Among Friends 

Local restaurants increasingly are looking to community events to thrive.

click to enlarge Patrons check out the cookies on display at the Broken Tulip during a cookie swap and contest.

Scott Elmquist

Patrons check out the cookies on display at the Broken Tulip during a cookie swap and contest.

One Sunday evening in mid-December, a small group gathers around a table at the Broken Tulip restaurant but it’s not ordering dinner. Instead, it’s taking a class on gingerbread house decorating with local event planner, Katie Taylor. It’s one of many regular events at the Broken Tulip that are more about community than food.

It’s a promising strategy in a year when Richmond has more than doubled its rate of restaurant openings, according to the Virginia Department of Health. That means restaurants face increasing competition to attract both customers and employees. Combine that with the looming threat of an economic downturn, and it’s clear that not all local eateries will survive.

Some neighborhood restaurants are digging in on that neighborhood part, holding community events where the food is sometimes incidental. While that may be a smart strategy for long-term business survival, it’s also just plain fun.

“The more we work in restaurants, the more meaning we look for outside of what people generally consider a restaurant,” says Sariann Lehrer, co-owner of the Broken Tulip. “The most rewarding part of our job is building relationships with people that are tangential to putting a plate of food in front of someone.”

Lehrer and her husband, David Crabtree-Logan, moved to Richmond in 2017 knowing only her dad’s college roommate. They created the social eatery aspect of the Broken Tulip as a way to meet people and they’ve quickly integrated into the community. The restaurant’s busy December calendar included markets featuring local artists, several holiday food and decorating workshops, a cookie swap and contest, and a regular Wednesday night knitting group and wine tasting.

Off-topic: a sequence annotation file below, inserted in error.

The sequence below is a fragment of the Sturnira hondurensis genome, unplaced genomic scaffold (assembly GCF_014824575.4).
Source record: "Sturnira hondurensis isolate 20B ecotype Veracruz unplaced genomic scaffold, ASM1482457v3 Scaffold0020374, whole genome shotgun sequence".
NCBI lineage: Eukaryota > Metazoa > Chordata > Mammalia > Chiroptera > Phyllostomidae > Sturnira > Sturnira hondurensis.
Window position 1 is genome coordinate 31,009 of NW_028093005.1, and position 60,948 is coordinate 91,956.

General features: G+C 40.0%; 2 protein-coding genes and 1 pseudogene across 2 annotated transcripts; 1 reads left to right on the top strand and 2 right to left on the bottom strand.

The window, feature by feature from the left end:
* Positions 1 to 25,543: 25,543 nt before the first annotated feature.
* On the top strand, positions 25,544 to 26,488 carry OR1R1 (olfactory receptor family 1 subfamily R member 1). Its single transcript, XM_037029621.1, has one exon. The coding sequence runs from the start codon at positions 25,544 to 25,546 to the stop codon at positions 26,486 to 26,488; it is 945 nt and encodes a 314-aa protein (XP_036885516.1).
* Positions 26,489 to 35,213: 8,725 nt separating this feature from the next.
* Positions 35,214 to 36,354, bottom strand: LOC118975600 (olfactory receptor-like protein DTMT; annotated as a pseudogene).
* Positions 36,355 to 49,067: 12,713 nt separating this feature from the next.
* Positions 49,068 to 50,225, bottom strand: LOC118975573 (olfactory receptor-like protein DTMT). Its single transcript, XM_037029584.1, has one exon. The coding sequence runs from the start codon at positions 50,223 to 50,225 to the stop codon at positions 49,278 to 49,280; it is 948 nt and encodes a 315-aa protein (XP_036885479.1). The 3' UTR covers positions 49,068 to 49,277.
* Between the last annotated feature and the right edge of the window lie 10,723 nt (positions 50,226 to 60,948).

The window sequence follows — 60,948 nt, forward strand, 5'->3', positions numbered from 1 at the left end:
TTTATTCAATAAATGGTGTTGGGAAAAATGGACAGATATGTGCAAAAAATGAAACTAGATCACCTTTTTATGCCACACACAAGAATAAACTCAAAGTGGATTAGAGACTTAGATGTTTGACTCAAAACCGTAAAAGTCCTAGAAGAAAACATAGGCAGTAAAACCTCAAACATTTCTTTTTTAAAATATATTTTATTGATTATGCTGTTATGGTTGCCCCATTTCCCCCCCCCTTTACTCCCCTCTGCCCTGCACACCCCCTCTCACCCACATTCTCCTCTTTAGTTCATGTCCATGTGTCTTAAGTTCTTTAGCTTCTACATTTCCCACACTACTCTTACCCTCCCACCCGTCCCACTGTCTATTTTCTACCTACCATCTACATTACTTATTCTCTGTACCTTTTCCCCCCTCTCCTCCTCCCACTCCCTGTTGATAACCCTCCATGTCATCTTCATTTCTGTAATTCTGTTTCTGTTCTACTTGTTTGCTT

“Everyone knows that running a restaurant is really freaking hard. So we built in things to make it a sustainable way for us to live our life,” says Lehrer, an avid knitter. “Events bring people into the space, they see it’s really nice and cozy, and they come back for dinner.”

The restaurant’s December cookie exchange felt like a family holiday party. Guests arrived bearing platters of homemade cookies and exchanged hugs as they set up one of the restaurant’s long communal tables. Armed with glasses of wine, people got creative at a glittery cookie decorating station. Crying babies were passed around while older ones toddled through the room. Crabtree-Logan chatted with guests through the kitchen pass-through window while Lehrer topped off wine glasses.

Lehrer’s motivation may have been as much business as social, but at the Shaved Duck, marketing director Lauren Wrenn appreciates the power of making local connections.

“It’s very personal,” Wren says. “We are family-owned and operated so getting to know the people is just as fun as having a full restaurant.”

The Shaved Duck has played host to events with a dozen nonprofits over the past year, including the Richmond’s Alzheimer’s Association, Golden Retriever Rescue Education and Training and Bike for the Blue, a police organization. Wrenn invites the organization to attend and help promote the restaurant’s brunch, including presenting or sharing literature during the meal. The restaurant donates 10% of that brunch’s proceeds to the charity.

“It’s a great way to get to know leaders in the community,” Wrenn says. “Then these contacts will call us back for private dining. It’s a relationship. We support one another’s position as an organization.”

The Shaved Duck also holds events with Yaymaker, a local company known for its paint nights and other group craft events. Guests purchase tickets in advance, then attend the event in the restaurant. Although they usually purchase food and drinks while painting or crafting, that’s not the primary business goal for the evening. Wrenn has her eye on more long-term profits.

“They tell you the magic number for restaurants is three years, and we are at two, in the thick of the hardest part,” Wrenn says. “These events are great because we get exposure to different areas about town. It’s excellent when you work with different groups because they have supporters all over the place.”

Wide support is what keeps a small business operating, and smart restauranteurs recognize that they need to think more like business owners than chefs or food experts. As food competition increases in Richmond, this kind of community cross-pollination may be the key to long-term survival.


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